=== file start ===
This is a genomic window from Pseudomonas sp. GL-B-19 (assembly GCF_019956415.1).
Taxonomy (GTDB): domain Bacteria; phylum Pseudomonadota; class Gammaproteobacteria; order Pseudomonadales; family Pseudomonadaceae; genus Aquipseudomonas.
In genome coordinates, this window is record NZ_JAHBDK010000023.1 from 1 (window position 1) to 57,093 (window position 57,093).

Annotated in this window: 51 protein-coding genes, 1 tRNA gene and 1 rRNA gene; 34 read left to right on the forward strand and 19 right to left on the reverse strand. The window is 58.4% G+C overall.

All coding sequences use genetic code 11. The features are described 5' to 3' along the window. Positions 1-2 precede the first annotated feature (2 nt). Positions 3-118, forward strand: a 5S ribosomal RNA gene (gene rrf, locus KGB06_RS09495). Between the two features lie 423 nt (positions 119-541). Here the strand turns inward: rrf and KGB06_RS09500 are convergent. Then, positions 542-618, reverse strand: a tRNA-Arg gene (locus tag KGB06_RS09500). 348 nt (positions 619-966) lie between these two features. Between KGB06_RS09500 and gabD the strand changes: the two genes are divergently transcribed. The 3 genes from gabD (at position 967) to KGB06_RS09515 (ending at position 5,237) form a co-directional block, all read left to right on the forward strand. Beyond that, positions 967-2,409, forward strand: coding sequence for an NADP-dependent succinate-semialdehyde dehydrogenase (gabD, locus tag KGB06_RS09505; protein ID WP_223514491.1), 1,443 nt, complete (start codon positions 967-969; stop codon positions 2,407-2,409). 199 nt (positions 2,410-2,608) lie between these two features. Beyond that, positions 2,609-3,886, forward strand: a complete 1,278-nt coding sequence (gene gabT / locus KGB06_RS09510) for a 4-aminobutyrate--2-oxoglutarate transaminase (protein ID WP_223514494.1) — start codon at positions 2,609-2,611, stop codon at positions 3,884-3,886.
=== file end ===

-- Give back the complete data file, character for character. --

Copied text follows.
This is a genomic window from Pseudomonas sp. GL-B-19 (assembly GCF_019956415.1).
Taxonomy (GTDB): domain Bacteria; phylum Pseudomonadota; class Gammaproteobacteria; order Pseudomonadales; family Pseudomonadaceae; genus Aquipseudomonas.
In genome coordinates, this window is record NZ_JAHBDK010000023.1 from 1 (window position 1) to 57,093 (window position 57,093).

Annotated in this window: 51 protein-coding genes, 1 tRNA gene and 1 rRNA gene; 34 read left to right on the forward strand and 19 right to left on the reverse strand. The window is 58.4% G+C overall.

All coding sequences use genetic code 11. The features are described 5' to 3' along the window. Positions 1-2 precede the first annotated feature (2 nt). Positions 3-118, forward strand: a 5S ribosomal RNA gene (gene rrf, locus KGB06_RS09495). Between the two features lie 423 nt (positions 119-541). Here the strand turns inward: rrf and KGB06_RS09500 are convergent. Then, positions 542-618, reverse strand: a tRNA-Arg gene (locus tag KGB06_RS09500). 348 nt (positions 619-966) lie between these two features. Between KGB06_RS09500 and gabD the strand changes: the two genes are divergently transcribed. The 3 genes from gabD (at position 967) to KGB06_RS09515 (ending at position 5,237) form a co-directional block, all read left to right on the forward strand. Beyond that, positions 967-2,409, forward strand: coding sequence for an NADP-dependent succinate-semialdehyde dehydrogenase (gabD, locus tag KGB06_RS09505; protein ID WP_223514491.1), 1,443 nt, complete (start codon positions 967-969; stop codon positions 2,407-2,409). 199 nt (positions 2,410-2,608) lie between these two features. Beyond that, positions 2,609-3,886, forward strand: a complete 1,278-nt coding sequence (gene gabT / locus KGB06_RS09510) for a 4-aminobutyrate--2-oxoglutarate transaminase (protein ID WP_223514494.1) — start codon at positions 2,609-2,611, stop codon at positions 3,884-3,886.